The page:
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The Importance of First Base Defense



By Mike Silva ~ April 21st, 2010. Filed under: Mike Silva.

One of the debates that have raged over here is the value of defense at first base. When using advanced statistics, such as Wins Above Replacement, first base is not given very much value as it’s only slightly higher than the designated hitter. I have always disagreed with that assessment and I found this quote by a scout in the NY Post today very interesting:

“If you don’t have a good first baseman, the inning can be extended. It takes one play to change a ballgame.” The scout was referencing this in a piece about Ike Davis, going on to say he will take “pressure off the infield.”

Obviously I am not advocating an all field/no hit first baseman (see Doug Mientkiewicz), but when you have the other extreme in good hit/no field (see Jason Giambi) it can be a problem as well.

Do I have a lengthy statistical analysis to share with you? No. Just use common sense about the situation. I think the above quote about extending innings and pressure on the infield tells you everything you need to know. If I were running a team I would find it very hard to justify lousy first basemen, even if he was a top offensive player. This doesn’t mean they have to be a gold glove, but above average competency would be a must. For all the criticism, Carlos Delgado, in my opinion, was solid around the bag and didn’t hurt the Mets.

Not every player is going to have the range of a Mark Teixeira. Personally, I would trade some range for good hands and footwork around the bag. The majority of the value will come in scoops and throws. Look at how important Keith Hernandez was to a very average infield. I would go as far to say that a good first baseman is more important than defense in either corner outfield spot. At the very least left field.

Maybe it’s my bias coming out (Mex was one of my favorite players growing up), but a good defensive first baseman is must for any contending team.

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Mike Silva has hosted sports shows on 107.1 FM Champions ESPN Radio Long Island ,1240 AM WGBB , Blog Talk Radio and live from Mickey Mantle’s Restaurant. He’s also built and maintained two popular social media hubs: New York Baseball Digest and Sports Media Watchdog. Mike has broken national and local stories, as well as been mentioned on the YES Network, SNY.tv, WFAN, Sports Illustrated, ESPN, NY Daily News, New York Magazine, Journal News and the NY Post. Contact Mike professionally at mikesilvamedia.com

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6 Responses to The Importance of First Base Defense

  1. R U Kidding

    Delgado was a terrible first baseman. He had to hit 30 hrs. and drive in 100.Many fans considered Murphy and adequate 1B after watching Delgado play first.

  2. GravediggerHebner

    Little did you know that mere minutes after you published this piece Ike Davis would make a highlight reel defensive play, falling into the dugout while successfully catching a foul pop.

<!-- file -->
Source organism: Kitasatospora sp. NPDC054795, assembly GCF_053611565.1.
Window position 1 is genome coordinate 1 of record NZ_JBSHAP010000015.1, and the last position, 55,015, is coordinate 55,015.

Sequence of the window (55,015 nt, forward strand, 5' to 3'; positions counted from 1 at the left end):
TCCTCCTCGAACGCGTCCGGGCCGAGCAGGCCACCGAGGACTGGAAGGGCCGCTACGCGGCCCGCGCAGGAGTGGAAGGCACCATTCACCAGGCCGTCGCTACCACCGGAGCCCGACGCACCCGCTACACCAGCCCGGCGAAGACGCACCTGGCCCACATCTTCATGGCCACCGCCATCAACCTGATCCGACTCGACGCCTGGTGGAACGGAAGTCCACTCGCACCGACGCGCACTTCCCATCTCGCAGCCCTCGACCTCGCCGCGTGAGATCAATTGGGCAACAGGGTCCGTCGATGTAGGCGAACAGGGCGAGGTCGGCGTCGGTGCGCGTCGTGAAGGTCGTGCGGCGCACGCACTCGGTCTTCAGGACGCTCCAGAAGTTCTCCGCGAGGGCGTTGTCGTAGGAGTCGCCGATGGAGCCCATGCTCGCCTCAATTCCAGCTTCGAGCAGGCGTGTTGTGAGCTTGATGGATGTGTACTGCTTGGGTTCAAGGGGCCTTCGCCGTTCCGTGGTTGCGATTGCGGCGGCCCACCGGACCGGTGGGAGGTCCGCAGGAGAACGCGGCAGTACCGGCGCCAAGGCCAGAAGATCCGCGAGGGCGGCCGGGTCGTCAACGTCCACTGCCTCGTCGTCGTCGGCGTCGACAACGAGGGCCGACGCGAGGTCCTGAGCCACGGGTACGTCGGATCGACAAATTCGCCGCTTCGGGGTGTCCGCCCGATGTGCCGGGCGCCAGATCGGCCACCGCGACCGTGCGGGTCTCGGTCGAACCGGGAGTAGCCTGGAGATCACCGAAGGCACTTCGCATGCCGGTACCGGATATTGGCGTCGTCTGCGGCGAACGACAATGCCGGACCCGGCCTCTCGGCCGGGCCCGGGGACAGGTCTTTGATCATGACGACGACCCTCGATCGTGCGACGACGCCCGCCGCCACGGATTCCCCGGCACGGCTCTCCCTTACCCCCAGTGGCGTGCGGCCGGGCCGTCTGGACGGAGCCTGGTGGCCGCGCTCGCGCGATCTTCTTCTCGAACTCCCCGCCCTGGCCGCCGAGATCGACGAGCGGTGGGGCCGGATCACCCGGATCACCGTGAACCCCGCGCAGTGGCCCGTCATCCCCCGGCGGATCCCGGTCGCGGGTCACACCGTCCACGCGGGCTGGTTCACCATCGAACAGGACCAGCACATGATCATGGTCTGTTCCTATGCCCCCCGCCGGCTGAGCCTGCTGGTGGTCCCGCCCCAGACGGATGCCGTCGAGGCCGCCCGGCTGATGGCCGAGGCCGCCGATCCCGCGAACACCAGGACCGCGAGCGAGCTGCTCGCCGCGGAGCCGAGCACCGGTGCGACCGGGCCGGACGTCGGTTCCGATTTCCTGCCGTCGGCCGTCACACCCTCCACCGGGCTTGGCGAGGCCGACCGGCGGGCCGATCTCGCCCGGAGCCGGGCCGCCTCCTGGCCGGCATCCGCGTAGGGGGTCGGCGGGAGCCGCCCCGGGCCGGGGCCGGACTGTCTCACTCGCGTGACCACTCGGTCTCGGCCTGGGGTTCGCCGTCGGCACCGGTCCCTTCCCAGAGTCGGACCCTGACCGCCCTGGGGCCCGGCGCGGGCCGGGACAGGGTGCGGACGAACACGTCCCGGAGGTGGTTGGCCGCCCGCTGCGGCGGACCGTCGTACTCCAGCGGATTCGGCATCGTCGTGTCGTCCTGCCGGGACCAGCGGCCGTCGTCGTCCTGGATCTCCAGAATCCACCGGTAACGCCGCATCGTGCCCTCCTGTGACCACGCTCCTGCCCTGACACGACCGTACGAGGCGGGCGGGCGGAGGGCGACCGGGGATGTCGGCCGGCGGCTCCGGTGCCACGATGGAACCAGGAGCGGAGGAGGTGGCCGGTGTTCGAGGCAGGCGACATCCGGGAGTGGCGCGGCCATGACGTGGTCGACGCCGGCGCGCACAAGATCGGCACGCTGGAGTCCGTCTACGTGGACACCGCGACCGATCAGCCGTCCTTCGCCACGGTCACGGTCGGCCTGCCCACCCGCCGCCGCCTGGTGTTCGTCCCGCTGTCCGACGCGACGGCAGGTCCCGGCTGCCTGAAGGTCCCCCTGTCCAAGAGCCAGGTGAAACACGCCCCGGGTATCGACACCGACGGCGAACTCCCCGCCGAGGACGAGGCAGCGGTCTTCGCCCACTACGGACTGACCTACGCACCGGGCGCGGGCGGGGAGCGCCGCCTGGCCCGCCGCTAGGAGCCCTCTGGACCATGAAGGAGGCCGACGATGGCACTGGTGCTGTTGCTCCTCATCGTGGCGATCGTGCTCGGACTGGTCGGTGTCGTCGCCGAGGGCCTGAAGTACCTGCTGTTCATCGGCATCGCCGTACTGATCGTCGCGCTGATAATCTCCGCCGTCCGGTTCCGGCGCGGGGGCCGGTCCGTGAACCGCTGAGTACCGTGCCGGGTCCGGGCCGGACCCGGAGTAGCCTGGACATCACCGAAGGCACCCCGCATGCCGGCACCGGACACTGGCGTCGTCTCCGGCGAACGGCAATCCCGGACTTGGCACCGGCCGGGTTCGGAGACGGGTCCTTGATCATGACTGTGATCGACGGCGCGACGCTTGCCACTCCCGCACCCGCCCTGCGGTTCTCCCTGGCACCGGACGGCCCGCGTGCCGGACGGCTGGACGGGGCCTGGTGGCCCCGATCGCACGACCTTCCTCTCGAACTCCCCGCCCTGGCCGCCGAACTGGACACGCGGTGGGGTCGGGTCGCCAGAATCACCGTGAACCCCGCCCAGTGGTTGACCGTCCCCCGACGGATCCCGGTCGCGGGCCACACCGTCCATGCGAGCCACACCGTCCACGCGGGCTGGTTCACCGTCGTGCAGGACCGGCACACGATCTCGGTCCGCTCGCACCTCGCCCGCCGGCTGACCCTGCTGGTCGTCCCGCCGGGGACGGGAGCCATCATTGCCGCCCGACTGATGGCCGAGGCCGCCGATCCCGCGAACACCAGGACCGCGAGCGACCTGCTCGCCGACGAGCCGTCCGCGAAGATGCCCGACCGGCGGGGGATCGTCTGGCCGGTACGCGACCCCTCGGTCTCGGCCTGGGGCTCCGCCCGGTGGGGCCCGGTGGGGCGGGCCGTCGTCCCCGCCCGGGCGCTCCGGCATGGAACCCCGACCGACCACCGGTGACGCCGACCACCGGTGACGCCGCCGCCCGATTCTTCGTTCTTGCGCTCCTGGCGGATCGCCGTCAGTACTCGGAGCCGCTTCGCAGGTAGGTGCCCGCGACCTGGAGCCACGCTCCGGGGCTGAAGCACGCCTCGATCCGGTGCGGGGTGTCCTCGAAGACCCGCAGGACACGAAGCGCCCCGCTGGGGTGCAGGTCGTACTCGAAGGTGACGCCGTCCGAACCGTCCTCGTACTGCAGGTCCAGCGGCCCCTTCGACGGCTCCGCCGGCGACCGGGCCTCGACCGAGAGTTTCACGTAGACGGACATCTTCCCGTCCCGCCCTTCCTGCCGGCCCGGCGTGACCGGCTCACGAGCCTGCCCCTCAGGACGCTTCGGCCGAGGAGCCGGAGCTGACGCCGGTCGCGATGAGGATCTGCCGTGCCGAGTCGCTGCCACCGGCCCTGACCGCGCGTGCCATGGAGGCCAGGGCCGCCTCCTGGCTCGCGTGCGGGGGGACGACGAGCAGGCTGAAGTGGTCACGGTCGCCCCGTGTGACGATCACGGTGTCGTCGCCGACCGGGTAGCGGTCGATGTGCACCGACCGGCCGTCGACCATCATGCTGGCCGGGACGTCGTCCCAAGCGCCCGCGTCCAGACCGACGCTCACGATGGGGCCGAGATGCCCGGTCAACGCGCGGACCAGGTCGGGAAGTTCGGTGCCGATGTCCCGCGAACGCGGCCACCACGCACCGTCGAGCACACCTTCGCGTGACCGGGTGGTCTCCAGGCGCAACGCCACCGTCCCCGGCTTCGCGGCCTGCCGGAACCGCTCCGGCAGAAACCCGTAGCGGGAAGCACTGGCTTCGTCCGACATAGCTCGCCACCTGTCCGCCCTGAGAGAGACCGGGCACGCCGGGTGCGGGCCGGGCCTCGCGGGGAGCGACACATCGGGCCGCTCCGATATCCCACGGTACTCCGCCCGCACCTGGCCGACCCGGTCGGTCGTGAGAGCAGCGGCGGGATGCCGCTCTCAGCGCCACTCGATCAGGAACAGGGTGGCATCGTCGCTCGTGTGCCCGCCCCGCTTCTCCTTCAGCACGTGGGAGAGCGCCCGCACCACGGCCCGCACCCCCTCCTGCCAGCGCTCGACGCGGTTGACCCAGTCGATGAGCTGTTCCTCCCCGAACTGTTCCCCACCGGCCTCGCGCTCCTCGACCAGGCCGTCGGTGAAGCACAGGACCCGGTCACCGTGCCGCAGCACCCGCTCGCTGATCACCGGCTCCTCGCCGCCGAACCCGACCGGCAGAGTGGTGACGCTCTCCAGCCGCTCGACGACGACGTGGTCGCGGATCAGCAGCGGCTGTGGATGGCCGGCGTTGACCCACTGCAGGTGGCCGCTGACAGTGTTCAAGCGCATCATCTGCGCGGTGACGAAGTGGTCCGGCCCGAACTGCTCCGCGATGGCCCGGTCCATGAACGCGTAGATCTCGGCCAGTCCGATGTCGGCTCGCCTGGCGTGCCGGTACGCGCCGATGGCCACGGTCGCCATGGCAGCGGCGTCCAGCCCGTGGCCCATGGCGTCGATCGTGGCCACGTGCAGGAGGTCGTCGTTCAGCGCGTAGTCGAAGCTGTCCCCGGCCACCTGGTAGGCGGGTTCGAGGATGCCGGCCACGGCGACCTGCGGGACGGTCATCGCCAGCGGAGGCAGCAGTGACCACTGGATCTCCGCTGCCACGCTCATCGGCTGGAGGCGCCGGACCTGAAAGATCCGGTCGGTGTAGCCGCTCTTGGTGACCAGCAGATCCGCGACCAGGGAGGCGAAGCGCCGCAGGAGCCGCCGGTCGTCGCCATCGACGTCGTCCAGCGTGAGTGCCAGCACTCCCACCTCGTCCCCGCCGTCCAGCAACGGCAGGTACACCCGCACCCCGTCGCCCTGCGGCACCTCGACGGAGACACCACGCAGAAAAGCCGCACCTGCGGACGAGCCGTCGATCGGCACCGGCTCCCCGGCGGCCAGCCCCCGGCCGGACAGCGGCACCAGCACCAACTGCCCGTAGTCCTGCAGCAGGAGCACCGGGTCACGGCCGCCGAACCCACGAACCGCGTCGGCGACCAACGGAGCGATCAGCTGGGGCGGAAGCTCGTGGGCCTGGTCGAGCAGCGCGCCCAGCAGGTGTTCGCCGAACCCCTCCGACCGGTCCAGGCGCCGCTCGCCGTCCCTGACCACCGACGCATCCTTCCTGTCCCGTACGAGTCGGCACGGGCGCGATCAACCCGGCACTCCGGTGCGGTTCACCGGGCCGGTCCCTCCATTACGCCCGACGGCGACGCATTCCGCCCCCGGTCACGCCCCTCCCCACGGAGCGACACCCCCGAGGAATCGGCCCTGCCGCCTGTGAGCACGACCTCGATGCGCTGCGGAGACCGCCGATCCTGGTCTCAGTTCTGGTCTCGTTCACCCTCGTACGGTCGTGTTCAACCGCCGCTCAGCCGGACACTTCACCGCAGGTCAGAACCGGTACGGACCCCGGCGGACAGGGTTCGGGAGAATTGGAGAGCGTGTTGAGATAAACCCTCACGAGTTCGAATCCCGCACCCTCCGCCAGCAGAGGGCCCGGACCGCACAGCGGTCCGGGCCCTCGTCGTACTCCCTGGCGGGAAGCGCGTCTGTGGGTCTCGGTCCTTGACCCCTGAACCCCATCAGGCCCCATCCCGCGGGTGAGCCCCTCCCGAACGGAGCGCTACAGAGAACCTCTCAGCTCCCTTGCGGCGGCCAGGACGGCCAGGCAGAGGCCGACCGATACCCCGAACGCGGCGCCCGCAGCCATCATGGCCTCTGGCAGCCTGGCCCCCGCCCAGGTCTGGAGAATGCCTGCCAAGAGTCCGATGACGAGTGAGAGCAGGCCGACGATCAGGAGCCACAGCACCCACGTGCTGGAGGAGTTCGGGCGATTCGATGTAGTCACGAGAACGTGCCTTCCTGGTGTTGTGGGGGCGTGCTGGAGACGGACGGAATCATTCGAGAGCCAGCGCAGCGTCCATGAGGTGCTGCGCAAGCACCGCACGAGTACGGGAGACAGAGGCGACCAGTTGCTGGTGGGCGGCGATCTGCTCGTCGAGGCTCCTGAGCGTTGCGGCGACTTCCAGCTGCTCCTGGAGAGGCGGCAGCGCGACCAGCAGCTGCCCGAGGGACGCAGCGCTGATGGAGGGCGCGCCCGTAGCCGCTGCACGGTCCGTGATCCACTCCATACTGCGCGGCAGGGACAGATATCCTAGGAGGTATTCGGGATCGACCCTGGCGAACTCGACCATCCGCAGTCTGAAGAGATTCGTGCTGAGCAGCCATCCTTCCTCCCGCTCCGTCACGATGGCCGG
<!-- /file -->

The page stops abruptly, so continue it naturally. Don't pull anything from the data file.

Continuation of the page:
I think that’s called positive reinforcement.

  3. Mike Silva

    If you look at his UZR numbers RUK he was pretty decent with the Mets, far better than any other point of his career. This is over the course of his 3 plus years in New York. He is about average, which for the offense he produced, good enough IMO

  4. birtelcom

    Mike, I think you are misunderstanding how Sean Smith’s WAR rating treats first base defense. A great fielding first baseman can get enormous additional credit in his WAR rating for his defense as opposed to a merely average or mediocre defensive first baseman. Carlos Delgado and Keith Hernandez had similar career lengths (based on Carlos’s career through now). WAR shows Carlos as the more valuable hitter but Keith as the much, much better fielder, giving Keith credit for over 150 more runs prevented on defense over his career compared to Carlos over his career. It is Keith’s defensive value in WAR that has him with the #102nd highest overall WAR rating of all-time, compared to Delgado’s rating of #232nd all-time. And that’s despite the fact that WAR ranks Delgado as a somewhat more valuable player on offense. It is true that WAR doesn’t rank a great fielding first baseman as contributing as much as a great-fielding shortstop or even a great fielding right fielder, but a great fielding first baseman does indeed get tremendous credit in the WAR rating compared to a mediocre defensive first baseman.

  5. Sky

    The reason first basemen don’t get much credit for the position they play in WAR is that when they go play other positions, they don’t tend to be good at it, and when players at other positions come play first base, they rate very well.

    No, you don’t want a bad-fielding first baseman, but it’s not that hard to find a decent or good one, especially when you consider all the other players at other positions who would be fine first basemen.

  6. Mike Silva

    Sky

    I would love to see the difference in the impact of Ike Davis vs. Jacobs in the field. Forget the crazy plays by Ike on pop ups, he has an ability to grab scoops and stretch for balls that I suspect Jacobs would have flubbed.

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